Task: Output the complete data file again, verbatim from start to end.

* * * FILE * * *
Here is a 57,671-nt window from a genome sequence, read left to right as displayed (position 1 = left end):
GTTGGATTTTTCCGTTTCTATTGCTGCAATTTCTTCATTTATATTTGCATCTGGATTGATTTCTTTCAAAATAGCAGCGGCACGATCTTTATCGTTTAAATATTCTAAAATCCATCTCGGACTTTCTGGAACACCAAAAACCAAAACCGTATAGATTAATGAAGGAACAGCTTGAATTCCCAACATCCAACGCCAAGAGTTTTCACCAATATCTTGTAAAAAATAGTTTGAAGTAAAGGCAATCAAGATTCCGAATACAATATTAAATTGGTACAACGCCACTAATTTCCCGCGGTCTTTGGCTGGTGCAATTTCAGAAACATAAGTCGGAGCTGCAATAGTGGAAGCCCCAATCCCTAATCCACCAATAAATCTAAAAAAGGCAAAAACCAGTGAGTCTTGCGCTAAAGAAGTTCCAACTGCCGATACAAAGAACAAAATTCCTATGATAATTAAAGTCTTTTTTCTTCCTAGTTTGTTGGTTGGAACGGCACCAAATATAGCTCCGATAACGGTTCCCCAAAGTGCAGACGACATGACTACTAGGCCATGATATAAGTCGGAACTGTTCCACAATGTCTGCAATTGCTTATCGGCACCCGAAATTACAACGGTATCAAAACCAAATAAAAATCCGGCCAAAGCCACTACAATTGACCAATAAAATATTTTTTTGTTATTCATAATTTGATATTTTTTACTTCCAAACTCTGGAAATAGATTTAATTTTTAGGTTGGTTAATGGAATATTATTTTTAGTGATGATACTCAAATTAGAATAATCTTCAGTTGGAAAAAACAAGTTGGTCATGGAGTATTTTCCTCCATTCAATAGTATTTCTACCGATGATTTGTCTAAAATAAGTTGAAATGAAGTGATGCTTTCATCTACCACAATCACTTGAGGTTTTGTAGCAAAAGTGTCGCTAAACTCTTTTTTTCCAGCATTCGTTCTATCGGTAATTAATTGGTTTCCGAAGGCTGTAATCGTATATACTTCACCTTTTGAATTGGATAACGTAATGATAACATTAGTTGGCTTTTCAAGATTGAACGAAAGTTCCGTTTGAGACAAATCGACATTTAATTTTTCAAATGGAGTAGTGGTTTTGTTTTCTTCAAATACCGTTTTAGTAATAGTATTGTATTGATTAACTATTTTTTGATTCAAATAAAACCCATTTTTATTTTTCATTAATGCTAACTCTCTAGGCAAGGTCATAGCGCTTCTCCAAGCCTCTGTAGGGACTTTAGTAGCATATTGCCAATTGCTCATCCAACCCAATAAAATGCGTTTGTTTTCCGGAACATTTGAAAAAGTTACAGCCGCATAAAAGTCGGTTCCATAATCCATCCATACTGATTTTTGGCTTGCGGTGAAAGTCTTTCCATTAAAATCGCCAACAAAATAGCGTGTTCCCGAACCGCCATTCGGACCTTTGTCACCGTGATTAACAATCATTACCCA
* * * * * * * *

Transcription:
Here is a 57,671-nt window from a genome sequence, read left to right as displayed (position 1 = left end):
GTTGGATTTTTCCGTTTCTATTGCTGCAATTTCTTCATTTATATTTGCATCTGGATTGATTTCTTTCAAAATAGCAGCGGCACGATCTTTATCGTTTAAATATTCTAAAATCCATCTCGGACTTTCTGGAACACCAAAAACCAAAACCGTATAGATTAATGAAGGAACAGCTTGAATTCCCAACATCCAACGCCAAGAGTTTTCACCAATATCTTGTAAAAAATAGTTTGAAGTAAAGGCAATCAAGATTCCGAATACAATATTAAATTGGTACAACGCCACTAATTTCCCGCGGTCTTTGGCTGGTGCAATTTCAGAAACATAAGTCGGAGCTGCAATAGTGGAAGCCCCAATCCCTAATCCACCAATAAATCTAAAAAAGGCAAAAACCAGTGAGTCTTGCGCTAAAGAAGTTCCAACTGCCGATACAAAGAACAAAATTCCTATGATAATTAAAGTCTTTTTTCTTCCTAGTTTGTTGGTTGGAACGGCACCAAATATAGCTCCGATAACGGTTCCCCAAAGTGCAGACGACATGACTACTAGGCCATGATATAAGTCGGAACTGTTCCACAATGTCTGCAATTGCTTATCGGCACCCGAAATTACAACGGTATCAAAACCAAATAAAAATCCGGCCAAAGCCACTACAATTGACCAATAAAATATTTTTTTGTTATTCATAATTTGATATTTTTTACTTCCAAACTCTGGAAATAGATTTAATTTTTAGGTTGGTTAATGGAATATTATTTTTAGTGATGATACTCAAATTAGAATAATCTTCAGTTGGAAAAAACAAGTTGGTCATGGAGTATTTTCCTCCATTCAATAGTATTTCTACCGATGATTTGTCTAAAATAAGTTGAAATGAAGTGATGCTTTCATCTACCACAATCACTTGAGGTTTTGTAGCAAAAGTGTCGCTAAACTCTTTTTTTCCAGCATTCGTTCTATCGGTAATTAATTGGTTTCCGAAGGCTGTAATCGTATATACTTCACCTTTTGAATTGGATAACGTAATGATAACATTAGTTGGCTTTTCAAGATTGAACGAAAGTTCCGTTTGAGACAAATCGACATTTAATTTTTCAAATGGAGTAGTGGTTTTGTTTTCTTCAAATACCGTTTTAGTAATAGTATTGTATTGATTAACTATTTTTTGATTCAAATAAAACCCATTTTTATTTTTCATTAATGCTAACTCTCTAGGCAAGGTCATAGCGCTTCTCCAAGCCTCTGTAGGGACTTTAGTAGCATATTGCCAATTGCTCATCCAACCCAATAAAATGCGTTTGTTTTCCGGAACATTTGAAAAAGTTACAGCCGCATAAAAGTCGGTTCCATAATCCATCCATACTGATTTTTGGCTTGCGGTGAAAGTCTTTCCATTAAAATCGCCAACAAAATAGCGTGTTCCCGAACCGCCATTCGGACCTTTGTCACCGTGATTAACAATCATTACCCA